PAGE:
'be added to the budget and the other
to furnish an opinion as to whether any
county money could be spent on roads
where they lie in the city limits.
On the invitation of the county com
missioners Mr. Peet appointed a commit
tee, consisting of Mayor Smith, the
chairmen of the street committees of the
two council bodies and ex-Mayor Doran,
to take a ride over the several county
roads and determine which in their opin
ion should be repaired first.... They will
•be the guests of the county board.
After the adjournment of the gathering
Assistant County Attorney O'Neill and
County Auditor Johnson gave it as their
opinion that county funds could not be ex
pended on improvements lying within the
Mr. Johnson said that as long as he
was in office he would refuse to draw a
warrant for expenditures from the roads
and bridge fund for any city road. '"the
courts will have to order me before I
will do it," he remarked.
AGREE TO PAY OLD BILLS
CITY UAL.Ij-A.VD COURT HOI com-
mission HOLDS SESSION.
A special meeting of the city hall and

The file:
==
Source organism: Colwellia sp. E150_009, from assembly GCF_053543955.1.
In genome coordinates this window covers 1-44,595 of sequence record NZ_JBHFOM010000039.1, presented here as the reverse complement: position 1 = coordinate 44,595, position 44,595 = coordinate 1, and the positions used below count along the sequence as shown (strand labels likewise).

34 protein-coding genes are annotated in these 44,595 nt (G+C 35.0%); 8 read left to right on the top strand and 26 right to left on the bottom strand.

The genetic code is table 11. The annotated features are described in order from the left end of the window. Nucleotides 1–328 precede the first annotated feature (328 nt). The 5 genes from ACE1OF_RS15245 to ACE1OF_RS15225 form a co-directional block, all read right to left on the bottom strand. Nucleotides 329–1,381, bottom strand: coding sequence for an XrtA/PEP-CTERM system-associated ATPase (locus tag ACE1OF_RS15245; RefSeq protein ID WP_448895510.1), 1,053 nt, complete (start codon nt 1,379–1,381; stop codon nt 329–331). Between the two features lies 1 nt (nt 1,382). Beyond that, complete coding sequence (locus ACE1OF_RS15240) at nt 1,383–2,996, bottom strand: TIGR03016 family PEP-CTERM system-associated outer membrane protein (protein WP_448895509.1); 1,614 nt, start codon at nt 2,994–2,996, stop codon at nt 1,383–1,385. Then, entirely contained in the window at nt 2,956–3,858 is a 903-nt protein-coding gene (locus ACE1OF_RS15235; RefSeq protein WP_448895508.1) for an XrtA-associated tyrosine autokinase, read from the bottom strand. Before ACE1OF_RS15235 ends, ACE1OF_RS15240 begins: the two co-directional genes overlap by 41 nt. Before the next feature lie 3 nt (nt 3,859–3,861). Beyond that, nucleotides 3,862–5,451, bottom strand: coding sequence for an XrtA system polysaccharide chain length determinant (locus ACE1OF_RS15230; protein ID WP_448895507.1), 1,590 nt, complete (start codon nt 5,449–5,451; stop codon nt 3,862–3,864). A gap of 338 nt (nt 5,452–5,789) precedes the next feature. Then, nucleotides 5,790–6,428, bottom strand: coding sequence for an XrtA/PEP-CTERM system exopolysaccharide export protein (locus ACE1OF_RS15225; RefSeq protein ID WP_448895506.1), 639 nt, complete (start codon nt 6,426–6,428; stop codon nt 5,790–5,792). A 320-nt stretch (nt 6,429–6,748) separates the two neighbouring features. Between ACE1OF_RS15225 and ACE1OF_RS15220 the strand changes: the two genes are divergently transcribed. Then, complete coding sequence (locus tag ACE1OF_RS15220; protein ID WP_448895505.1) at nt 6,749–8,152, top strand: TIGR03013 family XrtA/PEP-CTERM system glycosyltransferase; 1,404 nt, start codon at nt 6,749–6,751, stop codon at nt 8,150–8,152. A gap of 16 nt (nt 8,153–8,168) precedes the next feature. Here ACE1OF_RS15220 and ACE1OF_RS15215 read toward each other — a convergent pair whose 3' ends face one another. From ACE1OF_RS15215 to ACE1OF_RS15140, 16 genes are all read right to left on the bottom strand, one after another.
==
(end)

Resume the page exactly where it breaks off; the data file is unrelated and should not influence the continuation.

court house commission was held at 5
o'clock yesterday afternoon, at which
the committee to which were referred
several bills that have been hung up foT
some time, reported In favor of their
payment, though in some Instances the
original amounts were reduced.
The question as to whether the board
has the right to use court room No. 5, or
some other court room, for the purpose
of holding meetings or for committee
work, again came up, the subject bsing
referred to the county and the corpora
tion attorneys for an opinion. ;.~?.
Custodian Cramsie reported that he had
appointed an extra janitor to take the
place of the other employes while they
are on their vacation, and his action
Health Commissioner Ohage sent in a
communication asking permission to use
the room now occupied by the clerk ot
the municipal court for a laboratory.
The custodian also requested that some
room be set apart for a storeroom, and
both matters were referred to the com
mittee on grounds and buildings.
An application from H. Manteufel for
the position of painter at the court
house, was placed on file.
ST. PAUL'S MILK BILL
TWELVE THOUSAND GAM.ONS USEE
IN THIS CITY EVERY
THE QUALITY IS IMPROVING
Commissioner McConnell Says the